Which wedding wine matches my meal? Serving seasonal wine to perfectly complement your meal and theme couldn’t be easier with this top guide…
If you’re anything like us, you’ll happily drink whatever is put in front of you with a big, grateful smile on your face. But for all those wine connoisseurs and aficionados attending your wedding, serve like a pro and do your wedding wine homework beforehand (there’s an excellent excuse to have lots of wine tastings here too!). Whatever the season, we team up with Lydia Harrison of the Wine & Spirit Education Trust for her excellent top tips. Are you paying attention? This is an education we believe in…
If Spring has sprung…
For a white wine that’s light but packed with flavour, try the Muscat grape. It produces aromatic wines that smell of flowers, fleshy green grapes and peaches, perfect for Spring. Traditionally produced in Alsace, France, you can also find it under the name Moscatel in Spain or from as far as Chile, all with the same distinct floral character. As this white packs a punch it works beautifully with a vibrant Spring salad full of flavours such as rocket, squash, pomegranate and goats’ cheese.
Pinot Noir is perfect for Spring, with refreshing high acidity and lots of cherry and plum red fruit flavours. Tannins are also on the lower side so it is easy drinking, even in an early season heat wave. For lighter styles go for wines from cooler locations such as Bourgogne (Burgundy) in France, or if you like slightly riper fruit and a bit more alcohol then try countries like Chile or South Africa. The fresh acid will cut through fatty dishes and works well with charcuterie or game such as duck.
If Summer is finally here…
Crisp chilled whites are a summer essential with citrus and green fruit flavours to refresh the palate on those hot and hopefully sunny days. Pinot Grigio lovers should try Picpoul de Pinet, a region in Southern France that makes deliciously light, citrus-filled wines that are effortlessly enjoyable. These clean whites are great as an aperitif or to accompany simple fish dishes. Delicate flavours such as prawns or cod fillet with a lemon dressing will complement the zesty acidity of the Picpoul.
Pink wine with its flavours of summer berries has always been a seasonal favourite and there are a multitude of styles available. The Southern Rhone in France produces some brilliant rosés – dry in style with more flavour than other areas. Full flavoured rosés are extremely versatile. Rich strawberry and red cherry fruits with a bit more body can be enjoyed by themselves or with barbecues and salads. Look out for the regions of Tavel and Lirac on the label.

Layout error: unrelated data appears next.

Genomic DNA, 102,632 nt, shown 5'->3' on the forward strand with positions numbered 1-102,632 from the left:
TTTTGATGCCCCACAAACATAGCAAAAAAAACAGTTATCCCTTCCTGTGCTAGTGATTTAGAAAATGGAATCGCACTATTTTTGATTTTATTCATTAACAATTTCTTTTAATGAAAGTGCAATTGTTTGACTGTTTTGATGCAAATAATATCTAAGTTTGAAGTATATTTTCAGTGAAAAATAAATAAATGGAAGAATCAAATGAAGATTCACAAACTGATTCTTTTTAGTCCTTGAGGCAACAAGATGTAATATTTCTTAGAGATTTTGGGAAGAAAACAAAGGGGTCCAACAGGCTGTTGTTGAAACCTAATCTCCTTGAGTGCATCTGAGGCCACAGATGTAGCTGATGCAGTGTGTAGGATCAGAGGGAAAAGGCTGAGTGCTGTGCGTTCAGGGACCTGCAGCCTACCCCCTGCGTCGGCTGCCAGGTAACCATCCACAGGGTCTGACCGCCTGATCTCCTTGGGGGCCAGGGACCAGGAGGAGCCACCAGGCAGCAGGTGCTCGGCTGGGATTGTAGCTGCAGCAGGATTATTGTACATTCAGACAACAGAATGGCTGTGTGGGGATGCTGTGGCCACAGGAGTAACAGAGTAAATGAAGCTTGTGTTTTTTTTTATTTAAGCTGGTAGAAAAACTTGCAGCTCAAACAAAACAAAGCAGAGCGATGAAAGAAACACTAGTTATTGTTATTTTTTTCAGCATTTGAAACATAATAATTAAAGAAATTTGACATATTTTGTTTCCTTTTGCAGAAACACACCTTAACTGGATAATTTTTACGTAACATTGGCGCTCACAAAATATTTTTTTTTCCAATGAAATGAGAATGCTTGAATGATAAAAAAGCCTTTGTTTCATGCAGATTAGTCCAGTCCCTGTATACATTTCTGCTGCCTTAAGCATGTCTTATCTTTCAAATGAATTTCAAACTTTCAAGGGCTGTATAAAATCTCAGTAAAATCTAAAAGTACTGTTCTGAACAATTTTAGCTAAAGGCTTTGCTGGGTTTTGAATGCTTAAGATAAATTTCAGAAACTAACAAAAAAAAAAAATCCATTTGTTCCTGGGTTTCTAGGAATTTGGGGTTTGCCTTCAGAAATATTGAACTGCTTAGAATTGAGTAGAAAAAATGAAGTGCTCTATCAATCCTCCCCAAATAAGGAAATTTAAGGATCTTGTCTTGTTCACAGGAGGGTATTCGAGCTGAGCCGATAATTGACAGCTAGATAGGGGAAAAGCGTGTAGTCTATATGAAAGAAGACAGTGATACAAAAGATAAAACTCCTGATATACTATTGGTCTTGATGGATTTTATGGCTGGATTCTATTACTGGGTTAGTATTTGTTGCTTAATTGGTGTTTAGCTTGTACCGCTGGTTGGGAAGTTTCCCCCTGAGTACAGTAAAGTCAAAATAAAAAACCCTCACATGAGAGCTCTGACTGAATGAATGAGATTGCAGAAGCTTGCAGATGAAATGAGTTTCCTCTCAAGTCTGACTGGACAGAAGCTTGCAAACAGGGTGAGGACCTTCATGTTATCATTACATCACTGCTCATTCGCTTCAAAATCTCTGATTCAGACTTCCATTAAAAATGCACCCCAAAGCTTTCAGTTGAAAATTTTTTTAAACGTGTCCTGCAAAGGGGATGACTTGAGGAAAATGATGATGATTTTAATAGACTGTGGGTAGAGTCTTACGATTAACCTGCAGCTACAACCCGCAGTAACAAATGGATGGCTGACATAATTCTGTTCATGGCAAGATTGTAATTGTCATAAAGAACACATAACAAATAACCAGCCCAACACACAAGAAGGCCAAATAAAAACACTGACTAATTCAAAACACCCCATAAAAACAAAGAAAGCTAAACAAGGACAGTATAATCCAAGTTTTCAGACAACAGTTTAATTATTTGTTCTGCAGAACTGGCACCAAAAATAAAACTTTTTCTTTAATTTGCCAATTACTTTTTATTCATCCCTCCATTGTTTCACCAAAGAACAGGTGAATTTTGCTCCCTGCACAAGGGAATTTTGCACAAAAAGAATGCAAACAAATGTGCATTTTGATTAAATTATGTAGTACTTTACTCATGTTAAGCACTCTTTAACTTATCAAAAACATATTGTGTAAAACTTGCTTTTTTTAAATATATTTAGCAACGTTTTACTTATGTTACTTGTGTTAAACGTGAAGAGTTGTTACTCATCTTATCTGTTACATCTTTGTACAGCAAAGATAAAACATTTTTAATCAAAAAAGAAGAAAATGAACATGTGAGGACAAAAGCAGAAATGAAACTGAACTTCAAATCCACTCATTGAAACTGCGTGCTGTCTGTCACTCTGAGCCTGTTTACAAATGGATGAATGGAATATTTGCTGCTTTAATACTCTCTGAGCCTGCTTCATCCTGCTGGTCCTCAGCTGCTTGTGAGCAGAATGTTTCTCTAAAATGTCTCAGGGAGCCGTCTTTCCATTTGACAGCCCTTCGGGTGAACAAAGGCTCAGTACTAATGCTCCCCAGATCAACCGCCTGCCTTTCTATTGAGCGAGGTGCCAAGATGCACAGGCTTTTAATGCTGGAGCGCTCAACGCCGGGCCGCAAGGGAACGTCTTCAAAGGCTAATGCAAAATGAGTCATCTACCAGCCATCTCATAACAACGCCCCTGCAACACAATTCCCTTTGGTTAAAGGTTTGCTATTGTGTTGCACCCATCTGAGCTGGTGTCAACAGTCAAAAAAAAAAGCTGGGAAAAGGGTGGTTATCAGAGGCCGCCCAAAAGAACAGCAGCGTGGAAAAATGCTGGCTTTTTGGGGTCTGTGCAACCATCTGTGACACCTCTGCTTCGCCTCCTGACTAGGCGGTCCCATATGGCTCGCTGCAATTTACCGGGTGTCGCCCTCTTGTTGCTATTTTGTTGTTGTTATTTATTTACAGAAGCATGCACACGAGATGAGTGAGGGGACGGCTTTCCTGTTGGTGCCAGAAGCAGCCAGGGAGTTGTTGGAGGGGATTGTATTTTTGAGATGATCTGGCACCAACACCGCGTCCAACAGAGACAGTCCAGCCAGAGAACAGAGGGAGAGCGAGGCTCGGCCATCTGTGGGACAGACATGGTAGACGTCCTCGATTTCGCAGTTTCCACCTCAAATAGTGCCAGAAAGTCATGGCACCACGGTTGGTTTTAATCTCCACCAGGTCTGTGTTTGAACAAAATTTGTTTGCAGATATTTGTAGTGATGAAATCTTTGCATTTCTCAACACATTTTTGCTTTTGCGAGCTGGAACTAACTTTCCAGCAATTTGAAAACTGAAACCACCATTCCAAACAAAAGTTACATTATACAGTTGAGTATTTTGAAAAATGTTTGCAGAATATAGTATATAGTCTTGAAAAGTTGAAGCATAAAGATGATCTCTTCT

Lighter red wines are best for summer, with softer tannins and refreshing acidity. Well-known examples are Beaujolais or Valpolicella; serve them slightly chilled to accentuate their fruitiness. For something similar but less well known, seek out a Bierzo. This region in North West Spain produces red wines that have lively acidity, red plum and herbal notes with softer tannins and alcohols than hotter regions and sometimes a touch of oak spice; the perfect match for barbecue meats.
If there’s an Autumnal glow outside…
In cooler weather it’s good to have a white wine with a bit more ‘oomph’. Viognier is an aromatic grape that gives lovely stone fruit notes of peach and apricot and often has a slightly oily, smooth mouthfeel. Found traditionally in the Rhone in Southern France where it may be blended with other varietals, you can also find examples from the Pays d’Oc region of Southern France, South Australia or California. Its flavour intensity will stand up to stronger Autumnal dishes such as poultry or pork.
Bordeaux is France’s largest wine appellation and makes an array of red wines using popular grape varieties like Merlot and Cabernet Sauvignon. Depending on your budget, go for regionally named wines of Bordeaux, or splash out with a Medoc or Saint Emilion for a more concentrated version. These wines are usually medium bodied with some clove and spice from oak maturation. Their structured acid and tannins work well with richer savoury foods such as lamb or beef wellington.
If you’re headed for a Winter Wonderland…
White wines aged in oak barrels develop flavours of vanilla and toast. These creamier whites with more body are comforting in chillier temperatures while complementing richer winter cuisine such as roast chicken, creamy soups or risottos. Chardonnay is a variety that often comes in this style and can be found all over the world, particularly good value from Australia or Chile. For something different, spicy and complex, try a white from Rioja in Spain that has also matured in the barrel.
For the colder winter months a full-bodied red is just the ticket. Malbec from Argentina has ripe plum aromas, textured tannins and usually some sweet spice from oak ageing, all perfectly matching the season. The richer flavour intensity will make a great pairing with red meat dishes such as roast beef, while the salt in the food will help make the wine seem more smooth and fruity. Ideal for sipping by a fireplace and keeping those winter chills at bay.
Our thanks to Lydia and the team at Wine & Spirit Education Trust for these excellent insights. For more details about WSET, its qualifications and where to study, visit WSETglobal.com